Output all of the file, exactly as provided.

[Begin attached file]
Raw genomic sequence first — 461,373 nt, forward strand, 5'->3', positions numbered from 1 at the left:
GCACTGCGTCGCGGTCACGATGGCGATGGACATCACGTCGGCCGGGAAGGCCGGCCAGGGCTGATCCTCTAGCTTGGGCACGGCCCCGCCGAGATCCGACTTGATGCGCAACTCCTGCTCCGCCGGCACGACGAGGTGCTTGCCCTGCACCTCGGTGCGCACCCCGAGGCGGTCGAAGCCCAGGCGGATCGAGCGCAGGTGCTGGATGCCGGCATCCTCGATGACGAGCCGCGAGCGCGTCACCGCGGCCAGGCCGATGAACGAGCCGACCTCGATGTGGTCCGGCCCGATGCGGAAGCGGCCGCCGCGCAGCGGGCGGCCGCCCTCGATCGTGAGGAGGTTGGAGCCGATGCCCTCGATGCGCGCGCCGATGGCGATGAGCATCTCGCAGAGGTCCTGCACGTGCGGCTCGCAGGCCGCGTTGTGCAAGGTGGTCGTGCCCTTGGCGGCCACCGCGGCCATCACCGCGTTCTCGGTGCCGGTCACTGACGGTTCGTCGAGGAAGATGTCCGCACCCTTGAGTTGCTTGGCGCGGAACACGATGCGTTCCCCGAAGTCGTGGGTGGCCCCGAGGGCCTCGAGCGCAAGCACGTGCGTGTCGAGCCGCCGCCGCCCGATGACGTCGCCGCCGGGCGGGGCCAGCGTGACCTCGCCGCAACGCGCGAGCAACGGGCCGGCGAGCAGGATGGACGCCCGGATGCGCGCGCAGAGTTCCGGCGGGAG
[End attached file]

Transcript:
Raw genomic sequence first — 461,373 nt, forward strand, 5'->3', positions numbered from 1 at the left:
GCACTGCGTCGCGGTCACGATGGCGATGGACATCACGTCGGCCGGGAAGGCCGGCCAGGGCTGATCCTCTAGCTTGGGCACGGCCCCGCCGAGATCCGACTTGATGCGCAACTCCTGCTCCGCCGGCACGACGAGGTGCTTGCCCTGCACCTCGGTGCGCACCCCGAGGCGGTCGAAGCCCAGGCGGATCGAGCGCAGGTGCTGGATGCCGGCATCCTCGATGACGAGCCGCGAGCGCGTCACCGCGGCCAGGCCGATGAACGAGCCGACCTCGATGTGGTCCGGCCCGATGCGGAAGCGGCCGCCGCGCAGCGGGCGGCCGCCCTCGATCGTGAGGAGGTTGGAGCCGATGCCCTCGATGCGCGCGCCGATGGCGATGAGCATCTCGCAGAGGTCCTGCACGTGCGGCTCGCAGGCCGCGTTGTGCAAGGTGGTCGTGCCCTTGGCGGCCACCGCGGCCATCACCGCGTTCTCGGTGCCGGTCACTGACGGTTCGTCGAGGAAGATGTCCGCACCCTTGAGTTGCTTGGCGCGGAACACGATGCGTTCCCCGAAGTCGTGGGTGGCCCCGAGGGCCTCGAGCGCAAGCACGTGCGTGTCGAGCCGCCGCCGCCCGATGACGTCGCCGCCGGGCGGGGCCAGCGTGACCTCGCCGCAACGCGCGAGCAACGGGCCGGCGAGCAGGATGGACGCCCGGATGCGCGCGCAGAGTTCCGGCGGGAG